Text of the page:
Tetrahydrobiopterin, but not L-arginine, decreases NO synthase uncoupling in cells expressing high levels of endothelial NO synthase.

Department of Nephrology and Hypertension, Institute and Graduate School of Biomembranes, University Medical Centre, Utrecht, The Netherlands.
Hypertension (Impact Factor: 7.63). 01/2006; 47(1):87-94. DOI: 10.1161/01.HYP.0000196735.85398.0e
Source: PubMed

ABSTRACT Endothelial NO synthase (eNOS) produces superoxide when depleted of (6R)-5,6,7,8-tetrahydro-L-biopterin (BH4) and L-arginine by uncoupling the electron flow from NO production. High expression of eNOS has been reported to have beneficial effects in atherosclerotic arteries after relatively short periods of time. However, sustained high expression of eNOS may have disadvantageous vascular effects because of uncoupling. We investigated NO and reactive oxygen species (ROS) production in a microvascular endothelial cell line (bEnd.3) with sustained high eNOS expression and absent inducible NOS and neuronal NOS expression using 4,5-diaminofluorescein diacetate and diacetyldichlorofluorescein as probes, respectively. Unstimulated cells produced both NO and ROS. After stimulation with vascular endothelial growth factor (VEGF), NO and ROS production increased. VEGF-induced ROS production was even further increased by the addition of extra L-arginine. Nomega-nitro-L-arginine methyl ester decreased ROS production. These findings strongly suggest that eNOS is a source of ROS in these cells. Although BH4 levels were increased as compared with another endothelial cell line, eNOS levels were >2 orders of magnitude higher. The addition of BH4 resulted in increased NO production and decreased generation of ROS, indicating that bEnd.3 cells produce ROS through eNOS uncoupling because of relative BH4 deficiency. Nevertheless, eNOS-dependent ROS production was not completely abolished by the addition of BH4, suggesting intrinsic superoxide production by eNOS. This study indicates that potentially beneficial sustained increases in eNOS expression and activity could lead to eNOS uncoupling and superoxide production as a consequence. Therefore, sustained increases of eNOS or VEGF activity should be accompanied by concomitant supplementation of BH4.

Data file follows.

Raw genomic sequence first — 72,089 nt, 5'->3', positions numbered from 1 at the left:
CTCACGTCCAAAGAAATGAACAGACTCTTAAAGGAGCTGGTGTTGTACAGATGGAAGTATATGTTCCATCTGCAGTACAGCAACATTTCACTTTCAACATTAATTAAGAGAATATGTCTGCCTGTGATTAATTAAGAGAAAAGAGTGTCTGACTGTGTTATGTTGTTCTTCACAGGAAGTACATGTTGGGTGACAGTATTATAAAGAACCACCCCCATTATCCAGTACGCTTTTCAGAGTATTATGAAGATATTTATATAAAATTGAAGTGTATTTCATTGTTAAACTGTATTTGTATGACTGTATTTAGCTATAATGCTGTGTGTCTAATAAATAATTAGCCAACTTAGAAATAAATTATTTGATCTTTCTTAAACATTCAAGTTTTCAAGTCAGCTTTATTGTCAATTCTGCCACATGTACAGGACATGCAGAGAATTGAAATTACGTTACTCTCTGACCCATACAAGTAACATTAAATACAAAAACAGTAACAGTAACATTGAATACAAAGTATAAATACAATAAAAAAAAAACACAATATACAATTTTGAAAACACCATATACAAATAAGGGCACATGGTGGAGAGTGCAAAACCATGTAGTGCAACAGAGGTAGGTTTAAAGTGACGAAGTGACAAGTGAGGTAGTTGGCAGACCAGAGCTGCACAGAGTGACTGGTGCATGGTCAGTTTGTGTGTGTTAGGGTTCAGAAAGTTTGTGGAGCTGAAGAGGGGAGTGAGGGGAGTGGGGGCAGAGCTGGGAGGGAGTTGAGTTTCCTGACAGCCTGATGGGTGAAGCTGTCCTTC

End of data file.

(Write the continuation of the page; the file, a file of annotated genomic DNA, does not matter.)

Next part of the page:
Available from: Marianne Verhaar, Apr 26, 2015
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